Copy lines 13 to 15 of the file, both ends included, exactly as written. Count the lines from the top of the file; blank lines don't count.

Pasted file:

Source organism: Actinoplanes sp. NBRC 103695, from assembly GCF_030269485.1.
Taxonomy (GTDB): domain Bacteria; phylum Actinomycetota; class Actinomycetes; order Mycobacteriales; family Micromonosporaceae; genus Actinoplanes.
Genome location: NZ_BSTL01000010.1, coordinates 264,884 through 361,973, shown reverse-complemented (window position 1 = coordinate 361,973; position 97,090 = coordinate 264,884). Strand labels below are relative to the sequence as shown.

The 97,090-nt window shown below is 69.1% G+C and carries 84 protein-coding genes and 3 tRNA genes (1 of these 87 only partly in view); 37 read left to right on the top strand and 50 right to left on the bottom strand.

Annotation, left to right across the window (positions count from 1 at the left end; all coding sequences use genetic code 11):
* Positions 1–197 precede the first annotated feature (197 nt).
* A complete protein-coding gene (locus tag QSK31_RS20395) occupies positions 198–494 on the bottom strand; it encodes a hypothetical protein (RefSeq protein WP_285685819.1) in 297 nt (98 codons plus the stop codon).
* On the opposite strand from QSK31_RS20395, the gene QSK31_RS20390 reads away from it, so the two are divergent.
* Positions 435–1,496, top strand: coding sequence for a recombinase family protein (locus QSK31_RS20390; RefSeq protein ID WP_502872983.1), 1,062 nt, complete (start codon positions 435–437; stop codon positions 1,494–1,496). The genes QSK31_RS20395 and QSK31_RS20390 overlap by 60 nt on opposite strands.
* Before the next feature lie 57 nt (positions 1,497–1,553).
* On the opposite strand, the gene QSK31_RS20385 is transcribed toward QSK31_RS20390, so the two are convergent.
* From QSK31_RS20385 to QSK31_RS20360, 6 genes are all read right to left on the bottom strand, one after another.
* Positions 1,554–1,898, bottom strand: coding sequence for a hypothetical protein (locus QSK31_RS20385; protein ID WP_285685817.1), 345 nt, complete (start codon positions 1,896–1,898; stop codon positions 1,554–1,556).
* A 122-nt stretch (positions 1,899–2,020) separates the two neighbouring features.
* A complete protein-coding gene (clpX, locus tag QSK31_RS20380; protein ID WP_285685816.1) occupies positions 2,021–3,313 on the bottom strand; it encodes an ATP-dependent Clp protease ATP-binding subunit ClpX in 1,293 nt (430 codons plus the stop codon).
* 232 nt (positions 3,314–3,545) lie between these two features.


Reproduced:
* Positions 1,554–1,898, bottom strand: coding sequence for a hypothetical protein (locus QSK31_RS20385; protein ID WP_285685817.1), 345 nt, complete (start codon positions 1,896–1,898; stop codon positions 1,554–1,556).
* A 122-nt stretch (positions 1,899–2,020) separates the two neighbouring features.
* A complete protein-coding gene (clpX, locus tag QSK31_RS20380; protein ID WP_285685816.1) occupies positions 2,021–3,313 on the bottom strand; it encodes an ATP-dependent Clp protease ATP-binding subunit ClpX in 1,293 nt (430 codons plus the stop codon).